Like a lot of women who became women in the 1980s, Cynthia Heimel’s Sex Tips for Girls was my bible. It wasn’t my guide to having sex, but it lit the way for this female in figuring out how to be a savvy, sassy member of my sex. Cynthia Heimel died recently, at age 70, and a generation of nasty women mourned.
Studying how to navigate life as a woman has been my lifelong full-time job. Being one’s best, authentic self in a society that didn’t necessarily want or care about the best my gender could offer wasn’t always easy. Back in the 80s and 90s, Cynthia Heimel, the writer, made it a lot easier. More recently, Cynthia Heimel, the friend, added another layer of insight, compassion and humor to the books that had originally made me such a fan.
Cynthia always said she was a humorist, not a “sexpert”, but in the end she ended up being successful as both. It may be hard for young women to imagine, but there was a time before Broad City, Sex and the City, the Amys, Kims, and the Lil Kims, when women’s sex lives weren’t part of pop culture or the cultural narrative. Sex meant men and men’s desire. Women were involved chiefly as bikinis, boobs and butts. Their inner lives were relegated to lists of “turn-ons” and “turn-offs” in Playboy. (These lists rarely included Tolstoy novels or man’s inhumanity to man.) Men were consumers; “chicks” were the consumed. (And these chicks looked a certain way, dressed and talked a certain way, and God forbid they should be over 30.)
I grew up practically memorizing every page of my mother’s Cosmopolitan magazines. Anyway, I was definitely mesmerized. In the 70s Cosmopolitan told you, in breathless and oft-italicized detail, how to look sexy, dress sexy, act sexy and have sex sex-y. The main idea was to craft, enhance, and use whatever sexual power a gal could muster. (It seemed to be the primary, if only, power a woman might leverage.) Helen Gurley Brown often referred to herself and any less than overtly bombshell-y female as a “mouseburger” — women “who had to work hard to make themselves be heard, seen and appreciated.” To 12-year-old me (and yes, to 17-year-old me), it all sounded glamorous. It also sounded like a lot of hard work.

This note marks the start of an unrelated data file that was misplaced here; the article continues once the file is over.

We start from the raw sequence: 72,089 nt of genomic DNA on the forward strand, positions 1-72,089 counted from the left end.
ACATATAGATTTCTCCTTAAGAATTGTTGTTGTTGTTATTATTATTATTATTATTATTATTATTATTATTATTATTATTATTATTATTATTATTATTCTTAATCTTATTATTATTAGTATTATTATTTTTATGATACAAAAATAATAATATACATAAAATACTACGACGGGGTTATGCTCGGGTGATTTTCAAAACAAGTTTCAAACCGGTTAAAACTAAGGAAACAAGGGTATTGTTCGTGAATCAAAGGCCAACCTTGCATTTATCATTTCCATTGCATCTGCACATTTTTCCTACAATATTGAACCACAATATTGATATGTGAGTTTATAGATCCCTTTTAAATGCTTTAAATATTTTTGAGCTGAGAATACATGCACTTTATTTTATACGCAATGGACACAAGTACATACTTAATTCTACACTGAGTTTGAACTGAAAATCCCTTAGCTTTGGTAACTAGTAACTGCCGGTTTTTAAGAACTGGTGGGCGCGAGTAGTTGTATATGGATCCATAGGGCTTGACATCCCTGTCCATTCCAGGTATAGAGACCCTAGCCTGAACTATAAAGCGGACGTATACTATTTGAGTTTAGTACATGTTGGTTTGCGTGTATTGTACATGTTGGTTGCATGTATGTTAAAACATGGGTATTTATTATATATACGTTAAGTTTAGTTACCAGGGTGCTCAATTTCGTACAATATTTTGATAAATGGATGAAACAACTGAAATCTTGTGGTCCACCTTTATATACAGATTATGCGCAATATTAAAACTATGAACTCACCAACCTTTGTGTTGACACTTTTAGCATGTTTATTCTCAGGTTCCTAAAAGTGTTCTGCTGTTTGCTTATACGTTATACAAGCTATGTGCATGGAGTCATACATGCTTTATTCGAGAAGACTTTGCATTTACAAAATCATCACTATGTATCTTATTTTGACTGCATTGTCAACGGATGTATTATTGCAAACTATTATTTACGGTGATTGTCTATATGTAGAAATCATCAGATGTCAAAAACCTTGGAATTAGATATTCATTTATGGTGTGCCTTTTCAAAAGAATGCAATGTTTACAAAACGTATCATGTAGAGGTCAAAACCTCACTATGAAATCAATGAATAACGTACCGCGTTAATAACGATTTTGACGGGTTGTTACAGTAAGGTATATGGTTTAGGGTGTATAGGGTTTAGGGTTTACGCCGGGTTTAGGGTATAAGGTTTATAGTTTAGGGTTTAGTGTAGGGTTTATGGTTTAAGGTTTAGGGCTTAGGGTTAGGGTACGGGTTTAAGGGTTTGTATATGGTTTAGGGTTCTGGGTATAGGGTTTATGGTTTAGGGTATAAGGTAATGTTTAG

Then Cynthia Heimel came along. She was cool, funny and a feminist. She made women the subjects not the objects. Cynthia made being the sexy protagonist in your own life not sound like hard work. She made it sound like fun. (Well, most of the time.) Thanks to her books, like the seminal (no pun intended) Sex Tips for Girls , I was able to write a piece about fellatio for BUST magazine. (It was later included in BUST’s book anthology, The BUST Guide to the New Girl Order. Ladies, you haven’t lived until you’ve done a reading of your blow-job essay at Barnes & Noble in front of an audience that included your boyfriend, mother and several co-workers.)
Again, to women under 40, writing about oral sex for a woman’s magazine may not seem like a big deal. But this was way back in those halcyon days before Monica Lewinsky. (If you don’t know who that is, well, jeez.) You never really heard women talk about blow jobs, and when you did, it was usually in some context like, “Well, it was his birthday.” But it wasn’t just that my article was all, “Yay, blow jobs.” For me, what felt most freeing about my piece wasn’t just that I could write it and not be ashamed, it was that I could be funny. I could find fellatio not just fun but funny. And I owed that to Cynthia.